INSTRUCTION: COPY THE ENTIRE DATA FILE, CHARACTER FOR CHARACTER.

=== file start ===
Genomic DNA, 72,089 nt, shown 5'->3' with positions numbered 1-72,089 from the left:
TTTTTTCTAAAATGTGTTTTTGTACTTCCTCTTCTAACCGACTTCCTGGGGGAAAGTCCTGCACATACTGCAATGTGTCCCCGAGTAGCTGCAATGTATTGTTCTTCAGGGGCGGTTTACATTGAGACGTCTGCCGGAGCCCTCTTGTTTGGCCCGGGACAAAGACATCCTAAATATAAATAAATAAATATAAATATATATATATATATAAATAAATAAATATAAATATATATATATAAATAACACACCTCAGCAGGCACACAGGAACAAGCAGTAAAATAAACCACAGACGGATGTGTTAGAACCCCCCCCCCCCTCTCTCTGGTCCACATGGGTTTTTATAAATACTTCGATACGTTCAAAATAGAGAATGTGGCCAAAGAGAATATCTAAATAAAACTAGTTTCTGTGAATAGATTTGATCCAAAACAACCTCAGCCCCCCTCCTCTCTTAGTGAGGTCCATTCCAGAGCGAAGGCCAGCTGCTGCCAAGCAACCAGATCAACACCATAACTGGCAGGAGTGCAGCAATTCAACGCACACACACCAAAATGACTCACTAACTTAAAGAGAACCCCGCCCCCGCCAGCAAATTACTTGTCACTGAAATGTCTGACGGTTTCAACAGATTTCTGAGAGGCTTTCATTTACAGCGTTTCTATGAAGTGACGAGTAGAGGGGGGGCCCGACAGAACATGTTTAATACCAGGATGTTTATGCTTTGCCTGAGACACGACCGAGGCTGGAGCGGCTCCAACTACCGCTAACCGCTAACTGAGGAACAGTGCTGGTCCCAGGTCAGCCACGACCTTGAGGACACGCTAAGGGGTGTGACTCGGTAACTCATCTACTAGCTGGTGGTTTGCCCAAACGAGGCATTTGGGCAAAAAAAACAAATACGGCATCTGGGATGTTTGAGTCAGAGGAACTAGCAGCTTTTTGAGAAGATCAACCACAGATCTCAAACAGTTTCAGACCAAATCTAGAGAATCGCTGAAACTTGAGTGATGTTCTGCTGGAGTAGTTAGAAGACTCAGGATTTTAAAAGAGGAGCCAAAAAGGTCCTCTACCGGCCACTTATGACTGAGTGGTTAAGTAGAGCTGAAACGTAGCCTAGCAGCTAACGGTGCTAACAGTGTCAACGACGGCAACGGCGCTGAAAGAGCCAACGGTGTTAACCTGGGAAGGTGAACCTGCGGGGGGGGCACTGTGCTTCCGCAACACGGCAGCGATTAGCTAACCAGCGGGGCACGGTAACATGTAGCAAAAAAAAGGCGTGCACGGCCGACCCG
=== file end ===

Genomic DNA, 72,089 nt, shown 5'->3' with positions numbered 1-72,089 from the left:
TTTTTTCTAAAATGTGTTTTTGTACTTCCTCTTCTAACCGACTTCCTGGGGGAAAGTCCTGCACATACTGCAATGTGTCCCCGAGTAGCTGCAATGTATTGTTCTTCAGGGGCGGTTTACATTGAGACGTCTGCCGGAGCCCTCTTGTTTGGCCCGGGACAAAGACATCCTAAATATAAATAAATAAATATAAATATATATATATATATAAATAAATAAATATAAATATATATATATAAATAACACACCTCAGCAGGCACACAGGAACAAGCAGTAAAATAAACCACAGACGGATGTGTTAGAACCCCCCCCCCCCTCTCTCTGGTCCACATGGGTTTTTATAAATACTTCGATACGTTCAAAATAGAGAATGTGGCCAAAGAGAATATCTAAATAAAACTAGTTTCTGTGAATAGATTTGATCCAAAACAACCTCAGCCCCCCTCCTCTCTTAGTGAGGTCCATTCCAGAGCGAAGGCCAGCTGCTGCCAAGCAACCAGATCAACACCATAACTGGCAGGAGTGCAGCAATTCAACGCACACACACCAAAATGACTCACTAACTTAAAGAGAACCCCGCCCCCGCCAGCAAATTACTTGTCACTGAAATGTCTGACGGTTTCAACAGATTTCTGAGAGGCTTTCATTTACAGCGTTTCTATGAAGTGACGAGTAGAGGGGGGGCCCGACAGAACATGTTTAATACCAGGATGTTTATGCTTTGCCTGAGACACGACCGAGGCTGGAGCGGCTCCAACTACCGCTAACCGCTAACTGAGGAACAGTGCTGGTCCCAGGTCAGCCACGACCTTGAGGACACGCTAAGGGGTGTGACTCGGTAACTCATCTACTAGCTGGTGGTTTGCCCAAACGAGGCATTTGGGCAAAAAAAACAAATACGGCATCTGGGATGTTTGAGTCAGAGGAACTAGCAGCTTTTTGAGAAGATCAACCACAGATCTCAAACAGTTTCAGACCAAATCTAGAGAATCGCTGAAACTTGAGTGATGTTCTGCTGGAGTAGTTAGAAGACTCAGGATTTTAAAAGAGGAGCCAAAAAGGTCCTCTACCGGCCACTTATGACTGAGTGGTTAAGTAGAGCTGAAACGTAGCCTAGCAGCTAACGGTGCTAACAGTGTCAACGACGGCAACGGCGCTGAAAGAGCCAACGGTGTTAACCTGGGAAGGTGAACCTGCGGGGGGGGCACTGTGCTTCCGCAACACGGCAGCGATTAGCTAACCAGCGGGGCACGGTAACATGTAGCAAAAAAAAGGCGTGCACGGCCGACCCG